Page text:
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Automated Driving 2 min read

Everything you’ll love about a driverless future

Everything you’ll love about a driverless future

When we envision a world where self-driving cars are the norm and not the exception, the future looks mighty bright.

Writer, researcher, and teacher Geoff Nesnow recently updated his groundbreaking essay, “73 Mind-Blowing Implications of Driverless Trucks and Cars.“ His exciting insights have us looking forward to navigating the world in self-driving cars. Below, a few of our favorite points. In the near future...

People won’t buy cars

There are a number of reasons why people purchase cars, ranging from practical transportation to status symbols to the thrill of being behind the wheel. If at-will access to self-driving vehicles becomes more economical than ownership, we expect to see big drops in the number of people who opt to own versus access.

Multimodal transportation will become the norm

This is one of the most underrated aspects of future mobility. When plotting a trip, we tend to think about single modes ie, bikes, cars, and public transit – when in actuality, the fastest path between two points could be a combination of the three. The efficiency gained from multimodal transit planning is good for everyone, as it not only gets us where we’re going faster but eases unnecessary congestion along the way.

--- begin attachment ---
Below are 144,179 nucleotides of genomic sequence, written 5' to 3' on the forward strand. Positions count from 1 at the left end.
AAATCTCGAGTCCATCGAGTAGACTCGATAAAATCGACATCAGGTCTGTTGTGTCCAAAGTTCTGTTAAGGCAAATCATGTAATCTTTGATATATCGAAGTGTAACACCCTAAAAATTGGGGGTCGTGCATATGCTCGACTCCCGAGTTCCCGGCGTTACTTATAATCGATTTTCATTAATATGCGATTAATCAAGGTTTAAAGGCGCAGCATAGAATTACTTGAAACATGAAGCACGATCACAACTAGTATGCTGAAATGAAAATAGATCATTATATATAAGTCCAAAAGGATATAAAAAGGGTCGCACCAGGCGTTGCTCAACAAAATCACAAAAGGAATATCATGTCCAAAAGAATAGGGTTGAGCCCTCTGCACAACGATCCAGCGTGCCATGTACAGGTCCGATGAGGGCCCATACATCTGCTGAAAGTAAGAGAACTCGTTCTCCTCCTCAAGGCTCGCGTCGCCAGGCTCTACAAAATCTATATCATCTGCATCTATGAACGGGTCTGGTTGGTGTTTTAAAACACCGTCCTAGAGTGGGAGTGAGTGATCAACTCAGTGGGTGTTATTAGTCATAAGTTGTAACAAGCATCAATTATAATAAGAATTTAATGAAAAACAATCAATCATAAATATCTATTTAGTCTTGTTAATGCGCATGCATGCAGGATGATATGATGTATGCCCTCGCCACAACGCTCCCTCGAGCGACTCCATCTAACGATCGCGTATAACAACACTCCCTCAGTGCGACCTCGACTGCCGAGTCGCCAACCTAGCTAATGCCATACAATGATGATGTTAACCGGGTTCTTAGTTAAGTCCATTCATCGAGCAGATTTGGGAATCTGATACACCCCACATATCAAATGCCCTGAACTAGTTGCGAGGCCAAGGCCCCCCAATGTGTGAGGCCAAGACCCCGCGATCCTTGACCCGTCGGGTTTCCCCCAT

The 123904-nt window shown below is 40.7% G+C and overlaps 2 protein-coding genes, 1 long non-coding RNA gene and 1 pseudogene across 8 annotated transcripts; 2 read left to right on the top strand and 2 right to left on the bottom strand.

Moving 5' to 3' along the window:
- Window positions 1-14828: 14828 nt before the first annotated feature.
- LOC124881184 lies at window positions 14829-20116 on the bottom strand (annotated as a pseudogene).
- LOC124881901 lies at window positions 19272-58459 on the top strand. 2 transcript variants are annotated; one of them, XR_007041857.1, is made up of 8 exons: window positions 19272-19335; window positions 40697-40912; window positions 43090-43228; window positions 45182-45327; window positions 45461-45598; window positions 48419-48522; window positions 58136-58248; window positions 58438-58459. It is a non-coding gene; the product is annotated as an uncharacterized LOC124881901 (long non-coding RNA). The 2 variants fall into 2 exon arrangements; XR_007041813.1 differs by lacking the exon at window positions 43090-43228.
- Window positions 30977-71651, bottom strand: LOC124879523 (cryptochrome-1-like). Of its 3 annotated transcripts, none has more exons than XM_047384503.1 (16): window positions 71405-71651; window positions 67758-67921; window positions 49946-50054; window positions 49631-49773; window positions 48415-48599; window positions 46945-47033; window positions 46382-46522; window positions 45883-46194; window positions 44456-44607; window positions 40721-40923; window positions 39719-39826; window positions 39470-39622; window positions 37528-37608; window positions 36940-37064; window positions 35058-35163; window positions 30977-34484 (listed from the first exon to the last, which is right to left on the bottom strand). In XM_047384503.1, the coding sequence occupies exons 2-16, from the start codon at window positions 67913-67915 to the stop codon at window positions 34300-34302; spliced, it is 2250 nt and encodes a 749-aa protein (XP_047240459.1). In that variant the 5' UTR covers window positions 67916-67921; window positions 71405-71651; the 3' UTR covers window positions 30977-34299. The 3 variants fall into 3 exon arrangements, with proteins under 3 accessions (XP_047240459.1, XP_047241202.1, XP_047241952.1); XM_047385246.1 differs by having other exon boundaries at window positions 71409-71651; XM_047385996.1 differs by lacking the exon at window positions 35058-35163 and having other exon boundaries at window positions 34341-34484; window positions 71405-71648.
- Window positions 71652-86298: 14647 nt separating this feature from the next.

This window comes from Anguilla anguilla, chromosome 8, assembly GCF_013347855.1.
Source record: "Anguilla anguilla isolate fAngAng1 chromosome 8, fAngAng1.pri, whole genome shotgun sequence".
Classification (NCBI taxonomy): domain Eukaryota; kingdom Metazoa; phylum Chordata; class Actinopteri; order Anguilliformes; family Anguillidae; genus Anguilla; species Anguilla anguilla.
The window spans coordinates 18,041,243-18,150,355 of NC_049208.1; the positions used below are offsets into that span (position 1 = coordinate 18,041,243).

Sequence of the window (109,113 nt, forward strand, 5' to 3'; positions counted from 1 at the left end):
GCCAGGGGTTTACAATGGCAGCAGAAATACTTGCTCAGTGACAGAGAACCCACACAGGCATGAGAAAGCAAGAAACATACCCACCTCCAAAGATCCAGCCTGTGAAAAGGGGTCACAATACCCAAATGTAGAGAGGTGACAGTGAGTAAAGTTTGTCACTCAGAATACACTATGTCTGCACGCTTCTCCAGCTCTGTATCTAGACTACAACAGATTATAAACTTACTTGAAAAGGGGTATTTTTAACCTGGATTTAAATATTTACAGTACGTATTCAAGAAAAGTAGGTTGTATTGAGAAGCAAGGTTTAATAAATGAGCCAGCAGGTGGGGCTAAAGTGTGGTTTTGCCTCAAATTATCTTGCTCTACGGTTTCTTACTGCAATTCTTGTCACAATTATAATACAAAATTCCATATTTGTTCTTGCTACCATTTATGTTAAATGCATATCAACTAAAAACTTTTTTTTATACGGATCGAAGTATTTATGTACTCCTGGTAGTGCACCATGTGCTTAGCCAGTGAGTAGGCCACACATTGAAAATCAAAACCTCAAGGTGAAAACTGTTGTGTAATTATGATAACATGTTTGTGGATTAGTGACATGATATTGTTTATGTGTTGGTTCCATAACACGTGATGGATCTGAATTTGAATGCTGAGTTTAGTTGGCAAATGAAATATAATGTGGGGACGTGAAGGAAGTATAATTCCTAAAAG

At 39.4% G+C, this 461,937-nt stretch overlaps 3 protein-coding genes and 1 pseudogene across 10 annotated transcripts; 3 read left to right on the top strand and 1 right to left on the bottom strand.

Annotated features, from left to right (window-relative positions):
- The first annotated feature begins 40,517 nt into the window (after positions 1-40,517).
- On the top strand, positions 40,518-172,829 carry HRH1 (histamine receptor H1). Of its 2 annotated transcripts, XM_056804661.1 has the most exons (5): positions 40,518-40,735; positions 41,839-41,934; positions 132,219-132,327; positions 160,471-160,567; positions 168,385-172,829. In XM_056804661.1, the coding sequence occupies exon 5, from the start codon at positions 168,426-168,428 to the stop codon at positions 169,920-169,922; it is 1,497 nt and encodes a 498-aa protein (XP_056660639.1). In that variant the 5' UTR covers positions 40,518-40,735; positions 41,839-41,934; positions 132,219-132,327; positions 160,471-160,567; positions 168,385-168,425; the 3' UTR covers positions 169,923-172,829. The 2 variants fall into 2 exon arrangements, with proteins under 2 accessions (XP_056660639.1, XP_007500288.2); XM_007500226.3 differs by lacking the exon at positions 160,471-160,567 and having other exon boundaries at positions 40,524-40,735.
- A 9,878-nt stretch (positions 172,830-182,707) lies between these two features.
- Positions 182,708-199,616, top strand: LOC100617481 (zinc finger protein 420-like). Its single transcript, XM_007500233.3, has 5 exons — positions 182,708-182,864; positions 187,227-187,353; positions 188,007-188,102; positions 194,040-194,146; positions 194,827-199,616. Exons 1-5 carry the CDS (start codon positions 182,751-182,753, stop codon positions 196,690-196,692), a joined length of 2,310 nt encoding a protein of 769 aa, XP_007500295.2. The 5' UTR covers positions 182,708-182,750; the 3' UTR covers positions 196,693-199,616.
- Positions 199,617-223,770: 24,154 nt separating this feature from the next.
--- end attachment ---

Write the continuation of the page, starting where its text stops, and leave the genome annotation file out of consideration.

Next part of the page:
Algorithms will optimize routing for multi-use vehicles

Much like large-scale fleet vehicles, small autonomous vehicles will hustle as well, courtesy of AI-optimized routes and tasks. That means the same self-driving car that takes you to the movies uptown might head straight downtown to pick up takeout for delivery. The drop-off address might be a block away from the next pre-booked pickup, so the AI traffic projection indicates it can make the extra stop with two minutes to spare.

Roads will be much smaller

In the long term, self-driving cars will result in fewer vehicles on the road. In addition, those vehicles are less likely to need to be parked on the street. We envision a world where vanishing parking lots and street parking spaces will be reclaimed by the residents. As utilization of roads lowers, the need to expand concrete infrastructure can be reduced such that our future cities are greener and less congested.

Technology companies and automakers are drawing closer to each other every day. The mutual goal doesn't stop at bringing autonomous cars to the roads — those cars must also be efficient, accessible, and safe. As those cars and ideals simultaneously spread, we're very much looking forward to a brighter autonomous world.

Bradley Walker

Bradley Walker

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